In the case where the surface of the land has been changed by mining activities, the land shall be restored and rehabilitated before relinquishment, including, where necessary, cleaning, chemical decontamination, and revegetation.
Article 47: Compensation
The licensee shall set up and maintain a fund appropriate under the circumstances of the specific mineral development project for:
resettlement of people from the mining area and to ensure their livelihood;
compensation for any damage to land, buildings or crops;
rental of land;
environmental protection; and
restoration and rehabilitation of the mining area.
This fund shall be included in the capital investment for the project.
Article 48: Authority and Administration
The Governmental authorities responsible for administration of these laws include:
Ministry of Industry-Handicraft;
Province, Municipality or Special Zone Industry-Handicraft Services;
District Industry-Handicraft Offices; and
Village administrative authorities.
Article 49: Administration and Mine Inspection
The Ministry of Industry-Handicraft shall have the following duties and authority:
Assist the Government in formulating strategic planning for mineral development and in the enactment of rules and regulations to manage and administer mining activities;
Conduct scientific and technical research on geology and mining; gather national statistics and establish an information center for geology and mining;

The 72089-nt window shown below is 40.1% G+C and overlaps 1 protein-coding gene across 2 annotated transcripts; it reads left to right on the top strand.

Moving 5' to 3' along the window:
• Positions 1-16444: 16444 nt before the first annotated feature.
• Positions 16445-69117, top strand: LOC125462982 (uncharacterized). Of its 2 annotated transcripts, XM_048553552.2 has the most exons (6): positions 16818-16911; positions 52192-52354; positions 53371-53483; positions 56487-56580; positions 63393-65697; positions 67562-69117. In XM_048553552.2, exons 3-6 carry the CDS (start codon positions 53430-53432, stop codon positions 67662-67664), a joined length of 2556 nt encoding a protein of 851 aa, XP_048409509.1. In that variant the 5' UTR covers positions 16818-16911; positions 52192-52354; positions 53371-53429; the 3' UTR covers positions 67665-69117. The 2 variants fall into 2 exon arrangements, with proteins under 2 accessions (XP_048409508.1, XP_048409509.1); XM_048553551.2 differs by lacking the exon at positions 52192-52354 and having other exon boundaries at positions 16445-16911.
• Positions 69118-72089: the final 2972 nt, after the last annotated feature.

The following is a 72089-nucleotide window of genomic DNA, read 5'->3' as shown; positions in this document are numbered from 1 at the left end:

Coordinate with other relevant agencies and local administrative authorities;
Research and present technical opinions on mining activities;
Issue prospecting, exploration, mining and mineral processing licenses;
Train and improve geology and mining skills among Lao personnel and workers;
Grant approvals for export or import of minerals in compliance with relevant regulations of other concerned ministries;
Undertake inspections of geological and mining activities; and
Undertake cooperation with external agencies and entities concerning geology and mining.
Article 50: Authority and Duties of the Provincial, Municipal and Special Zone Industry-Handicraft Services
In the management and inspection of mining activities, the Provincial, Municipal and Special Zone Industry-Handicraft Services shall have the following duties and authority:
Provide staff support to the Ministry of Industry-Handicrafts and local administration on management and guidance of mining activities within their territories;
Coordinate with other relevant agencies and administrative entities;
Research and present opinions on mining activities within their area of management;
Issue licenses and register professional artisanal mining activities;
Undertake inspections of mining activities within their area of management; and
Perform other duties pertaining to mining activities as assigned from the Ministry of Industry-Handicraft.
Article 51: Authority and duties of the District Industry-Handicraft Offices
In the management and inspection of mining activities, the District Industry-Handicraft Offices shall have the following duties and authority:
Assist the Ministry of Industry-Handicrafts and the Provincial, Municipal and Special Zone Industry-Handicraft Services in the implementation of plans, projects, regulations and instructions of the Provincial, Municipal and Special Zone Industry-Handicraft Services concerning mining activities;